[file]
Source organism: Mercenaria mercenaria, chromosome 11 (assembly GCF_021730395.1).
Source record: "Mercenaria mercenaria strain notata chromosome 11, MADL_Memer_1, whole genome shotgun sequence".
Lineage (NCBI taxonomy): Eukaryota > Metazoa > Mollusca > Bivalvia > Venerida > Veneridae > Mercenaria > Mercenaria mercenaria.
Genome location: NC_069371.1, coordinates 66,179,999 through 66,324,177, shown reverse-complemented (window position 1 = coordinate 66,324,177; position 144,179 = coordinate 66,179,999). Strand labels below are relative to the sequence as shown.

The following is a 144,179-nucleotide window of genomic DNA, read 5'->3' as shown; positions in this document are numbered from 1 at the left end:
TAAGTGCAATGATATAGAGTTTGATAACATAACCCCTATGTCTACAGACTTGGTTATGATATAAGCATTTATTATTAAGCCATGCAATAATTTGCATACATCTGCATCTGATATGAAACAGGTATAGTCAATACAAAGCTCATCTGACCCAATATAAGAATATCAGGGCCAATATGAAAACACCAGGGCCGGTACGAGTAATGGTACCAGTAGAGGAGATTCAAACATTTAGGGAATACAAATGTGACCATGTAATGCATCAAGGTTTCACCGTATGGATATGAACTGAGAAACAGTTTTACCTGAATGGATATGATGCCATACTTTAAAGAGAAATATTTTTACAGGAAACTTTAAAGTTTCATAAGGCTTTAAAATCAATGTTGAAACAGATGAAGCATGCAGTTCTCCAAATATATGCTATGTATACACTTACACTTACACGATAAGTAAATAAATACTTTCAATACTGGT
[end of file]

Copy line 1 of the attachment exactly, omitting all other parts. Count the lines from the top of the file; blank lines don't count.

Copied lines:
Source organism: Mercenaria mercenaria, chromosome 11 (assembly GCF_021730395.1).